Located in Sky on Manhattan’s West Side, LifeTime, a luxury athletic resort designed with health, fitness, and community at its core, is an example of a facility that attracts audiences of all types.
“Even if you don’t work out, you can work remotely there,” said Jacob Entel, director of residential properties for the Moinian Group, developer of Sky.
Not all amenities need to be in physical space in building. “You can have an offsite event. People want to interact with their neighbors,” he added.
“Instagrammable” settings can deliver marketing moxie, as one developer noticed.
Douglaston’s Levin noticed tenants’ Instagram posts of their amenities experiences onsite have become a de facto crowd-sourced marketing tool, driving more traffic than advertising and listings on Google, Facebook and StreetEasy.
5. Technology has transformed the tenant experience.
Tenants have become more educated as information has become more accessible. Apps such as StreetEasy can be accessed on a phone showing shoppers price, amenities and floor plans before they even visit the site.
Technology has also raised tenants’ expectations. Today they expect the same convenience and flexibility in their home that they experience daily with the keyless interface of their car and office.
The technology is evolving with platforms such as Latch that allow residents to grant access to visitors for a window of time remotely.
Tenants also want simplification. “They don’t want to carry five key cards,” said Robert Entin, EVP, CIO Vornado.
6. Technology in CRE is early in the game.
While a change of mindset about integrating technology platforms into operations is underway, the commercial real estate industry tends to be a late adopter and a creature of habit, so the transition is moving slowly.
“We’re in the second inning,” observed Harry Blanchard, director, CRE, Moody’s Analytics.
“No one wants to be first. But no one wants to be last either,” added Brian Mascis, CRO, Rockport VAL.
While CRE may be a laggard in tech innovation, investment in proptech is skyrocketing. “The term proptech did not even exist in 2013,” noted Deb Noller, Switch Automation. “Today there’s a $3 million U.S. investment community into proptech.”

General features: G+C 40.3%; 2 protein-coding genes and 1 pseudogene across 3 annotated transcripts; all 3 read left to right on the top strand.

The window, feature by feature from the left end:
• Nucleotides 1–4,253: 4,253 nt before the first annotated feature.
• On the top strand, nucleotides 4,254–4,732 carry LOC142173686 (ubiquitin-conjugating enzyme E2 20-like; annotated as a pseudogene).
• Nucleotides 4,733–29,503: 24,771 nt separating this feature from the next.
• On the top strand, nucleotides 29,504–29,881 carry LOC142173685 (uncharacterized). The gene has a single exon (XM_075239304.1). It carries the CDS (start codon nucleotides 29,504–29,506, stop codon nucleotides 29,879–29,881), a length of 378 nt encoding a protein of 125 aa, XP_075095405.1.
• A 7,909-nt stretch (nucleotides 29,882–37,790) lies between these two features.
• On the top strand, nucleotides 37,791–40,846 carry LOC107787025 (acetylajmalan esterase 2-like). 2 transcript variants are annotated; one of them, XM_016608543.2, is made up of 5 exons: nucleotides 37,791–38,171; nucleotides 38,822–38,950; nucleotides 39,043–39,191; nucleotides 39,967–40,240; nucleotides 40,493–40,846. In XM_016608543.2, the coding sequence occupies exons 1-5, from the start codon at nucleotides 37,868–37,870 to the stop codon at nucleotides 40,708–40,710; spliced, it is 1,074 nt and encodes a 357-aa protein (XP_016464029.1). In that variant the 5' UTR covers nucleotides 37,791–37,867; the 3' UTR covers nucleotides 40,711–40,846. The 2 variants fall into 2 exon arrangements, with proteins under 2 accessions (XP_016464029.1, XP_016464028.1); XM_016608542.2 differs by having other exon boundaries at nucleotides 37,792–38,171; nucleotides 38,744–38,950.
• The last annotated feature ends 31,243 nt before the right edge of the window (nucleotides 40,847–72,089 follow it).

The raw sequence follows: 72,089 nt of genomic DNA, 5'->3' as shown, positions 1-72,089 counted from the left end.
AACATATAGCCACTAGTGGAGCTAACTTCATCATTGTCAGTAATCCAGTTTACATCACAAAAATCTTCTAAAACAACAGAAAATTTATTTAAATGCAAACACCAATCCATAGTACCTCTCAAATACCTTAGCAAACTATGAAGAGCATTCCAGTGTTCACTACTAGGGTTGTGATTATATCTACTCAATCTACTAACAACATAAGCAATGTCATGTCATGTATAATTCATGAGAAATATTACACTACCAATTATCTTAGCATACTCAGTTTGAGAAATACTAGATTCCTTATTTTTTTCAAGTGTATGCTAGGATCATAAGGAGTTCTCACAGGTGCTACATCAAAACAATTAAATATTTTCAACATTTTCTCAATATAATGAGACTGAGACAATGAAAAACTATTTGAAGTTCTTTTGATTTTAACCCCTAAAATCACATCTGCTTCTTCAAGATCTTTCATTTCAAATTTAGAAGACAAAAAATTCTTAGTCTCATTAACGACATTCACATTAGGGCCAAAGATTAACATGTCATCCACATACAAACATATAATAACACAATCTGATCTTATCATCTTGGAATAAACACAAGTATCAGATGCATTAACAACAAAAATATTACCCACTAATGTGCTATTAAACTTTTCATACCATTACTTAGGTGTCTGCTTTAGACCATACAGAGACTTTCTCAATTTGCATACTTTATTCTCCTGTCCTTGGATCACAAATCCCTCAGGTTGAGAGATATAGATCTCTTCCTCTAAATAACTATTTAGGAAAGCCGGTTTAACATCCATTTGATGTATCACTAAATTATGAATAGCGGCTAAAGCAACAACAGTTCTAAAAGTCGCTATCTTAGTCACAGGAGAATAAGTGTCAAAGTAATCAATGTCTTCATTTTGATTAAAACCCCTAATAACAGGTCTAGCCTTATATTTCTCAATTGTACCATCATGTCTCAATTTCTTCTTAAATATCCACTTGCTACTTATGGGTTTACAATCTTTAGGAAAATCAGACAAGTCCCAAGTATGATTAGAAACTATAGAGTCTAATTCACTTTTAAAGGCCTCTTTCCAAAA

Panelists agreed that the connectivity of 5G will bring major changes and be a huge opportunity.
7. Data is currency and provides an edge when used properly.
Data on its own can be a commodity. Its value is not how we look at it but how we use it.
Decision-making is changing as data formerly held in separate repositories is now integrated into meta-platforms such as CompStak.
“It’s the same data. Same process. It’s still coming from the brokers. It’s just coming in a more efficient way,” explained Michael Mande, co-founder and CEO, CompStak.
New analytics platforms allow landlords to compare data sets and test hypotheses, improving transparency and driving massive increases in efficiency, he added.
Yet a level of confusion persists.
“Most of the industry still doesn’t really understand what they want to do with that data and the technology or really where the value can come from. They just know they should do something,” he added.
The hurdle is making sure that business leaders understand the challenges that their team has and how technology might help those decisions.
Mandel shared an example from his own firm, which had nearly doubled in size over the last quarter. “We were deciding whether to hire more people to manage the increased administrative burden or look for some tools to make things more efficient,” he recalled. Choosing the technology option led to a successful outcome.
“The power of data will give an edge,” asserted Switch Automation’s Noller.